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. 2018 Feb;10(2):175-182.
doi: 10.1016/j.pmrj.2017.06.018. Epub 2017 Jun 30.

Properties of Paraspinal Muscles in Japanese High School Baseball Players With Terminal-Stage Lumbar Spondylolysis

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Properties of Paraspinal Muscles in Japanese High School Baseball Players With Terminal-Stage Lumbar Spondylolysis

Hiroyuki Tsuboi et al. PM R. .

Abstract

Background: Lumbar spondylolysis is a defect in the pars interarticularis that is common in young athletes; the stress distribution at the pars interarticularis is the highest in extension and rotation movements. The paraspinal muscles play an important role in stabilization of the lumbar spine; however, no study has assessed the properties of paraspinal muscles in athletes with lumbar spondylolysis.

Objective: To evaluate the properties of paraspinal muscles in athletes with lumbar spondylolysis.

Design: Cross-sectional study.

Setting: Laboratory.

Participants: Six high school baseball players with terminal-stage lumbar spondylolysis and 11 high school baseball players without organic lumbar lesions of similar anthropometric characteristics.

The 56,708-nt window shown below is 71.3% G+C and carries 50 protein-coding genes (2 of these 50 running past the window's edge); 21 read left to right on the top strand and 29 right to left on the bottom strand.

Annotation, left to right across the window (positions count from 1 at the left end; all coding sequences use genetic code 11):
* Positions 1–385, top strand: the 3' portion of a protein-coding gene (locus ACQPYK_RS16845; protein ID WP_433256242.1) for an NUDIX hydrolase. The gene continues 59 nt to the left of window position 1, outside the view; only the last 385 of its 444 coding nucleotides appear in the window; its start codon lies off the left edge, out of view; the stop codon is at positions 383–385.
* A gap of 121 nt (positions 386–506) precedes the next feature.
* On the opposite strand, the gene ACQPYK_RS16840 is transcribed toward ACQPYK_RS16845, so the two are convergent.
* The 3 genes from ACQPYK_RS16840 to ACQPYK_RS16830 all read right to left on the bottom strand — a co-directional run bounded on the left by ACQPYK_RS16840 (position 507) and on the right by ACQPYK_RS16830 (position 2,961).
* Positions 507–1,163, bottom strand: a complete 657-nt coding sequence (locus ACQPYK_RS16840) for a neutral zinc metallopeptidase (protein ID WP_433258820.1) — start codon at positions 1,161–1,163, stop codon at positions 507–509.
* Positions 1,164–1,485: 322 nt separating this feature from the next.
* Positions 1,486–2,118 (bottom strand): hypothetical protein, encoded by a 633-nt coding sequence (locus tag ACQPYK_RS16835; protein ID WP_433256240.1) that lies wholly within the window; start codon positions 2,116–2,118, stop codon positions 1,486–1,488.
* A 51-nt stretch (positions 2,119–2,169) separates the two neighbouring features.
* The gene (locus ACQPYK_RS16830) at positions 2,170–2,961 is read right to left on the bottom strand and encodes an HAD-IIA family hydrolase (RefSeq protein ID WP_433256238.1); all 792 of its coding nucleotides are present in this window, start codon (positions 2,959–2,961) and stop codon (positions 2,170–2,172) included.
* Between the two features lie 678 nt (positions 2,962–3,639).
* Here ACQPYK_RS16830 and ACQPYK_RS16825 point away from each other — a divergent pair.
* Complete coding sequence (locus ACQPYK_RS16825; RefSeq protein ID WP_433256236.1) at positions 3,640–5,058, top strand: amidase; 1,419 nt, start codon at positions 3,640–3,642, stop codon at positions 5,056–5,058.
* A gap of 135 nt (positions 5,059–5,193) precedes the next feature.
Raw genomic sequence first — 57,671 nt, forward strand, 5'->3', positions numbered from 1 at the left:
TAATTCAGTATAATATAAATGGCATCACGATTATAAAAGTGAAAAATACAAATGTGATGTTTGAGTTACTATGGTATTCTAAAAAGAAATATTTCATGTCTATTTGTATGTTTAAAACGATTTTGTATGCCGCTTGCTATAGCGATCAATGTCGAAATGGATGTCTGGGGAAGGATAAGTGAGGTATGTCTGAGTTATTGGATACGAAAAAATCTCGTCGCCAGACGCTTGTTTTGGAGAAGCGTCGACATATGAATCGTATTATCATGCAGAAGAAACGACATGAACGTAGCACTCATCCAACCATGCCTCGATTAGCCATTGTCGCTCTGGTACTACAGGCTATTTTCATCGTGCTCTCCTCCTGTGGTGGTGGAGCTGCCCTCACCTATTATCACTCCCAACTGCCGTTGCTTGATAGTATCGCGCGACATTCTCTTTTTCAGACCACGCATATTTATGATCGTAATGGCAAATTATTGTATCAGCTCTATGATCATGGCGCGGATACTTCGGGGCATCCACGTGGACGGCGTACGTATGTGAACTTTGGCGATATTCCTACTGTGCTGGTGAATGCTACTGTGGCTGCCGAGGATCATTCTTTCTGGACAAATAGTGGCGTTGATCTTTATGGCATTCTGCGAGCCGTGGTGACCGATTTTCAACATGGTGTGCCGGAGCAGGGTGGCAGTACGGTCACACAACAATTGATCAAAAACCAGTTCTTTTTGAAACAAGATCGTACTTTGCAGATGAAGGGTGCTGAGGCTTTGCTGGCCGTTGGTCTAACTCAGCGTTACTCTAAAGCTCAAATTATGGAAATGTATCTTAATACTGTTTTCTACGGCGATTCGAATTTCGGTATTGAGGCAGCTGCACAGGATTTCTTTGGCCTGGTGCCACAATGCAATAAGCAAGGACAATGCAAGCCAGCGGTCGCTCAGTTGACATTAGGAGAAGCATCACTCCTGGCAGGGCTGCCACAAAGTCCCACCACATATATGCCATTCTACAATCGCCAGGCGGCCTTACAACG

Methods: All subjects performed the unsupported trunk holding test combined with surface electromyographic (EMG) power spectral analysis until exhaustion. The results of EMG power spectral analysis were compared between the spondylolysis and control groups.

Main outcome measurements: The median frequency (MF) was computed from the raw EMG signal of the erector spinae and multifidus during trunk holding test using fast Fourier transform spectrum analysis. The initial MF and MF slope were calculated.

Results: No significant differences in endurance time were found between the spondylolysis and control groups. The initial MF and the MF slopes of the erector spinae and multifidus were significantly lower in the spondylolysis group than in the control group.

Conclusions: The results suggest lower fast-twitch motor unit recruitment in the erector spinae and multifidus of high school baseball players with terminal-stage lumbar spondylolysis compared with the control.

Level of evidence: IV.

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